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Software testing talks: KPIs for QA, expensive mistakes, and daily stand-ups

In our ‘Software testing talks’ blog posts we collect the most active discussions in different communities about everything connected to software testing.

So you don’t need to subscribe to dozens of groups and channels – everything the most important is here. Follow the Software Testing Talks Facebook group and r/softwaretestingtalks Reddit community to get our weekly discussions lists directly to your feed.

 

Briefly, here is what folks were talking about during the last week:

Relevant KPIs for QA

How do you guys handle the coworker that tries to be a manager but their in the same position as you?

What is the most expensive mistake you’ve made as a tester?

Are the QA people more ‘suitable’ as the ‘managerial’ material?

Are QAs apart out your daily stand up?

Is QA a thankless job?

Angie Jones, Tariq King, James Whittaker, Joe Colantonio, and other testers as NFTs

You don’t learn software testing, automation or development just from reading a book

 

Let’s dive deeper into the most interesting opinions.

 

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Relevant KPIs for QA

What are some of the KPIs you guys use to track the quality of the processes and overall projects in your company? I am starting to learn about this area and wanted to know how other people use it in their contexts. 🙂

>> check the discussion in a r/QualityAssurance Reddit community.

 

I really liked this answer:

KPIs for QA

 

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How do you guys handle the coworker that tries to be a manager but they are in the same position as you?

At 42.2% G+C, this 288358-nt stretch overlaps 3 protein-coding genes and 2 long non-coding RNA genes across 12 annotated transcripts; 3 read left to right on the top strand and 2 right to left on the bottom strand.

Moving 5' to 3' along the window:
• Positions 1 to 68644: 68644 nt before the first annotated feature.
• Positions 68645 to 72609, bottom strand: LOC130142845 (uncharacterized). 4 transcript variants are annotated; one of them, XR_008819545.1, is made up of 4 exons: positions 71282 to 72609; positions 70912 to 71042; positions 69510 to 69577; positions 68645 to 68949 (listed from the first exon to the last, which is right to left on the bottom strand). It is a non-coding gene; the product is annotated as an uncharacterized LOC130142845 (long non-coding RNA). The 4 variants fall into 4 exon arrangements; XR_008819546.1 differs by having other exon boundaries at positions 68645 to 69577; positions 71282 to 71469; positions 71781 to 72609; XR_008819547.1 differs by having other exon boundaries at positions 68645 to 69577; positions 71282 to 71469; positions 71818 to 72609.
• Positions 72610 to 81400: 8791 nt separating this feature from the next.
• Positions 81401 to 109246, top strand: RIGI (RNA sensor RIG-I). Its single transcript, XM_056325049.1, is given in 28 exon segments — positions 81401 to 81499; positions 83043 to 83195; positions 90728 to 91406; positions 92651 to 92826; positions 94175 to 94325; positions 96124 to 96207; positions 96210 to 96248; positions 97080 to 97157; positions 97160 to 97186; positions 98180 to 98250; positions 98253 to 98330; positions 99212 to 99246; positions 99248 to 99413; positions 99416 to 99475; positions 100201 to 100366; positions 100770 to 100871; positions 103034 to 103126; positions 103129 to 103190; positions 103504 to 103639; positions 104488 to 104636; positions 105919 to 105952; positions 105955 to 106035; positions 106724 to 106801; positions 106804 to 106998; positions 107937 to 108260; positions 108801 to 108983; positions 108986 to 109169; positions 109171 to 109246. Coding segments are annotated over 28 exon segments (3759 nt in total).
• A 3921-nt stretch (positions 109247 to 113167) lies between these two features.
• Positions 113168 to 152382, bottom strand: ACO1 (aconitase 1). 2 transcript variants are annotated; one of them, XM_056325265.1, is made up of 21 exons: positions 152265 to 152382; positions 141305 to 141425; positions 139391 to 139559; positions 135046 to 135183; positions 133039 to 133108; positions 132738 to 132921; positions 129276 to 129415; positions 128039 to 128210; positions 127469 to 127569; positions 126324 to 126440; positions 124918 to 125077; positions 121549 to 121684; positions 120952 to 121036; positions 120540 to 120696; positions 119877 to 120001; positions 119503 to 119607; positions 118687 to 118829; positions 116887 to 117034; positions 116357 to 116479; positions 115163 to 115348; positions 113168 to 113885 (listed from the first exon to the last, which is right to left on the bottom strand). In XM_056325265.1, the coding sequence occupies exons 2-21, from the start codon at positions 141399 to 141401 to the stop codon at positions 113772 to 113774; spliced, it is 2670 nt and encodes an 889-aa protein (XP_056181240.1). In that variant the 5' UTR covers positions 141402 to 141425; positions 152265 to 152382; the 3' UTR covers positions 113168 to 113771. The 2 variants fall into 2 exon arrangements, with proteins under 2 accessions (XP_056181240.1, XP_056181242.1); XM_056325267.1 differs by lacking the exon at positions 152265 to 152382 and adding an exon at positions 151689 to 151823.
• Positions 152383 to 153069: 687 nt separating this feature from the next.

We have a guy that requested the team let everyone know when we each go to lunch so someone can man the phone lines.

He’ll make his own documentation and expect us to follow it and say “this step can’t be missed.”

It’s just annoying I guess, I usually just try to avoid him when I can.

Our director likes him and he’s moving back here and will be with us again which is unfortunate.

Do you have team members who try to be a manager when they’re not?

 

>> check the discussion in a r/ITCareerQuestions Reddit community.

 

This answer is really great:

it career question

 

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What is the most expensive mistake you’ve made as a tester?

Some months ago, I saw a similar discussion in some community for software developers and there was a story about a team that built an entire greenfield factory for a product they couldn’t build. It was probably a $100m mistake. I can’t imagine how I would be coping with knowing I was a part of this mistake.

But of course, the only people who don’t make mistakes are the ones who don’t do anything. Mistakes are part of the engineering journey, and as long as they are not repeated, they make us better.

So I’m curious, what is the most expensive mistake you’ve made as a tester?

>> check the discussion in a r/softwaretestingtalks Reddit community.

 

I loved this answer:

qa mistakes

 

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Are the QA people more ‘suitable’ as the ‘managerial’ material?

My current company is constantly using our QA people as the source material for the managerial (i.e. PMs) jobs.

Senior devs usually go to tech lead and evangelists position, but QA are usually promoted to QA team leads and after this to overall team leads and project manager positions.

The HQ is concerned that most devs are introvert types and mostly concentrated on their tasks and current sprints/code etc, without the need to constantly check the overall performance and state of things in the project.